Will it Be Coffee, Tea, or He?
As I checked in for an outpatient test at a local hospital last week, the admissions lady asked for the usual name, rank, serial number, insurance, and ailment. Then she inquired, "What is your religious preference?" I was tempted to say, "I think Buddhism is the coolest of all, but I happen to be Jewish."
My second impulse was to repeat what Jonah said when asked by the shipmates of his foundering skiff to identify himself: "I am a Hebrew, ma'am. And I fear the Lord, the God of Heaven, who made the sea and the dry land." But that would surely have got me sent to psychiatry rather than X ray. So I desisted.
In ancient times, they asked, "Who is your God?" A generation ago, they asked your religion.Today your creed is a preference. Preference? "I take my coffee black, my wine red, my sex straight, and my shirts lightly starched. Oh yes, and put me down for Islam."
Of course, the only reason hospital folk bother to ask about religion at all is prudence, not theological curiosity. In case they accidentally kill you or you otherwise expire on their watch, they want to be sure they send up the right clergy to usher you to the next level, as it were. We're not talking belief here. We're talking liability protection.
According to Chesterton, tolerance is the virtue of people who do not believe in anything. Chesterton meant that as a critique of tolerance. But it captures nicely the upside of unbelief where religion is trivialized, one is unlikely to find persecution. When it is believed that on your religion hangs the fate of your immortal soul, the Inquisition follows easily; when it is believed that religion is a breezy consumer preference, religious tolerance flourishes easily. After all, we don't persecute people for their taste in cars. Why for their taste in gods?</.p>
Disdain for religious conviction
Oddly, though, in our thoroughly secularized culture, there is one form of religious intolerance that does survive. And that is the disdain bordering on contempt of the culture makers for the deeply religious, i.e., those for whom religion is not a preference but a conviction.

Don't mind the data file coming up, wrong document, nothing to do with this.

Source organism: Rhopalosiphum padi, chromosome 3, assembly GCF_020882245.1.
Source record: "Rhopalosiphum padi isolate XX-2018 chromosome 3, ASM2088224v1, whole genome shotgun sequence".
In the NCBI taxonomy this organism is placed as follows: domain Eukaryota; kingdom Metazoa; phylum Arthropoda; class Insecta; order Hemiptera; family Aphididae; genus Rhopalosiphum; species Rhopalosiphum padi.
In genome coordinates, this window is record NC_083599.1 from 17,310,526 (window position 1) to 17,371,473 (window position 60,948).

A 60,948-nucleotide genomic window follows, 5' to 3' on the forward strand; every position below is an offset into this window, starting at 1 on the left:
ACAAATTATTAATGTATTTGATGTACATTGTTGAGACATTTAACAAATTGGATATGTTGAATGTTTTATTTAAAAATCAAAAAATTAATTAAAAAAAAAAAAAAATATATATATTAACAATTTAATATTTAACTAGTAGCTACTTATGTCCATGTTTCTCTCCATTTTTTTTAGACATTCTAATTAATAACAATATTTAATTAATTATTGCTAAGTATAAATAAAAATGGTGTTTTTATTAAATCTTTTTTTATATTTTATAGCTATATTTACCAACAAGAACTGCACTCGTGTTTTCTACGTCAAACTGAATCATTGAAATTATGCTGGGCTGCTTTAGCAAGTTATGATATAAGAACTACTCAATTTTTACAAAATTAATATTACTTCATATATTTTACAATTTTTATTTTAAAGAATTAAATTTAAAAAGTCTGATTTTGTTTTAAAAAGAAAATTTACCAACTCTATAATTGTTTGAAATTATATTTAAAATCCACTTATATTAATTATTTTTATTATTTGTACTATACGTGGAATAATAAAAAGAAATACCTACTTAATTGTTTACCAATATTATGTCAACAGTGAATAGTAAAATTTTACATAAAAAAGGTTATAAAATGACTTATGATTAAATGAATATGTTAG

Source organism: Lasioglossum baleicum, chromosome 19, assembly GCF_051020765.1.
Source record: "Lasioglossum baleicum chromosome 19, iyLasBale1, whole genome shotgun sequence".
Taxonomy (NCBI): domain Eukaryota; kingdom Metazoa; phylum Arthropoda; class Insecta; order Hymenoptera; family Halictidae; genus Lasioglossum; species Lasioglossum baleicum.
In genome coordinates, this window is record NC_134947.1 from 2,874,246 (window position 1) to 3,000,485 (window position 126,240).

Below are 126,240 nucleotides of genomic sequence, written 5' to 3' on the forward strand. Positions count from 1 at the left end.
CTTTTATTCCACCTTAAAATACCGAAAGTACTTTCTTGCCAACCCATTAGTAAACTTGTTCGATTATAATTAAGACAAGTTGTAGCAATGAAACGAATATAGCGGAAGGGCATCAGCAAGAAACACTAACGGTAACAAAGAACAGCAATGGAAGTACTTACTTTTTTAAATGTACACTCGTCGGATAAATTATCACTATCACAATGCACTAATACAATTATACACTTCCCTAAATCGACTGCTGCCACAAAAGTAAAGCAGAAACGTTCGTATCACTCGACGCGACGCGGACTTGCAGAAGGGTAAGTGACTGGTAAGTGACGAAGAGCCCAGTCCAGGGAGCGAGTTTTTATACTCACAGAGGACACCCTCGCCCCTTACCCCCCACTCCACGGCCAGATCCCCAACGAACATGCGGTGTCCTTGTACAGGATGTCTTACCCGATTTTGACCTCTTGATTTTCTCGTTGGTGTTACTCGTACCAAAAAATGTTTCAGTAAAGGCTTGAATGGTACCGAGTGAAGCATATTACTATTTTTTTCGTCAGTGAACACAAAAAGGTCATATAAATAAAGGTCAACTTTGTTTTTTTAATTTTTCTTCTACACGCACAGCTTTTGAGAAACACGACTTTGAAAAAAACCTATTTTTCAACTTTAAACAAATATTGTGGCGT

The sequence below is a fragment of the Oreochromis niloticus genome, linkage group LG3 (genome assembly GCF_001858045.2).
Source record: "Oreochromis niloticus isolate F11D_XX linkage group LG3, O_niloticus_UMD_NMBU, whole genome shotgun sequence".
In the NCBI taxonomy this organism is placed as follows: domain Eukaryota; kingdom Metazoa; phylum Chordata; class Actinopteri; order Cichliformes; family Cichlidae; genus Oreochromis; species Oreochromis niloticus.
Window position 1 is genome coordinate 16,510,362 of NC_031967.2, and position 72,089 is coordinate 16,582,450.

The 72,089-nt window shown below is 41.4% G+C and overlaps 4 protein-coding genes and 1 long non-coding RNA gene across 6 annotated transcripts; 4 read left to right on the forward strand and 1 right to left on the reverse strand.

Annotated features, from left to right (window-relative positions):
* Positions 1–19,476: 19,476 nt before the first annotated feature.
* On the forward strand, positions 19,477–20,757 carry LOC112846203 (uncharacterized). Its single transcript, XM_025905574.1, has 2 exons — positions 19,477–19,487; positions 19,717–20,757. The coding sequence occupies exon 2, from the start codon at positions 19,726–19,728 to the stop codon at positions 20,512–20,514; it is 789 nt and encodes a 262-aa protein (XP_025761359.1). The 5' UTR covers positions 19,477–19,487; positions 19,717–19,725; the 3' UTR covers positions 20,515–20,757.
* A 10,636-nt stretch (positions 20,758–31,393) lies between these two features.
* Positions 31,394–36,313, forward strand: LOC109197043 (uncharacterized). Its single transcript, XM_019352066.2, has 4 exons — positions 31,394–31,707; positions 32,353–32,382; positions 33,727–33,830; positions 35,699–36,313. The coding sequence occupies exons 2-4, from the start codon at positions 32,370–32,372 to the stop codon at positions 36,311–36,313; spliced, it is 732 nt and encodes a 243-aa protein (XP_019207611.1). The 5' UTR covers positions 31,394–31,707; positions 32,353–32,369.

Yale law professor Stephen Carter calls this "the culture of disbelief," the oppressive assumption that no one of any learning or sophistication could possibly be a religious believer—and the social penalties meted out to those who nonetheless are.
Every manner of political argument is ruled legitimate in our democratic discourse. But invoke the Bible as grounding for your politics, and the First Amendment police will charge you with breaching the sacred wall separating church and state.
Carter notes, for example, that one is allowed to have any view on abortion so long as it derives from ethical or practical or sociological or medical considerations. But should someone stand up and oppose abortion for reasons of faith, he is accused of trying to impose his religious beliefs on others. Call on LSD guru Timothy Leary or Chairman Mao, fine. Call on St. Paul, and all hell breaks loose.
So ingrained is this disdain for the religious that when presidential aide Sidney Blumenthal called Whitewater prosecutor Hickman Ewing a "religious fanatic"—Ewing's sins against secularism include daily prayer, membership in a Fundamentalist church, and a sincere belief in God—it caused barely a ripple. Blumenthal did apologize following a bit of Republican grumbling, but there was nothing like the uproar that routinely accompanies a public insult regarding, say, race or gender or sexual orientation. Indeed, the question of Ewing's alleged fanaticism so pricked the interest of the New York Times, zeitgeist arbiter of the Establishment, that it dispatched a reporter to investigate. The result is hilarious: a classic of condescension posing as judiciousness.
On the one hand, writes Francis X. Clines, the Times's designated anthropologist to the Bible Belt, "some critics find it revealing that his 1980 law review article 'Combatting Official Corruption by All Available Means' began with an Old Testament quotation." The horror! By that standard Martin Luther King was not just a fanatic but a raving zealot. (And what shall we do with the first line of Moby Dick?)But Clines does find another side to the story. Associates of Ewing defend him thus: "His open Christian faith, they insist, is left at the prosecutorial door." An interesting form of exoneration. Ewing is fit to carry out his judicial duties after all. Why? Because he allows none of his Christian faith to corrupt his working life.
We've come a long way in America. After two centuries, it seems we finally do have a religious test for office. True religiosity is disqualifying. Well, not quite. Believers may serve—but only if they check their belief at the office door.
At a time when religion is a preference and piety a form of eccentricity suggesting fanaticism, Chesterton needs revision: tolerance is not just the virtue of people who do not believe in anything; tolerance extends only to people who don't believe in anything. Believe in something, and beware. You may not warrant presidential level attack but you'll make yourself suspect should you dare enter the naked public Square.
Reprinted with permission from Time (June 15, 1998, p. 64), courtesy Time Life Syndication.Subscribe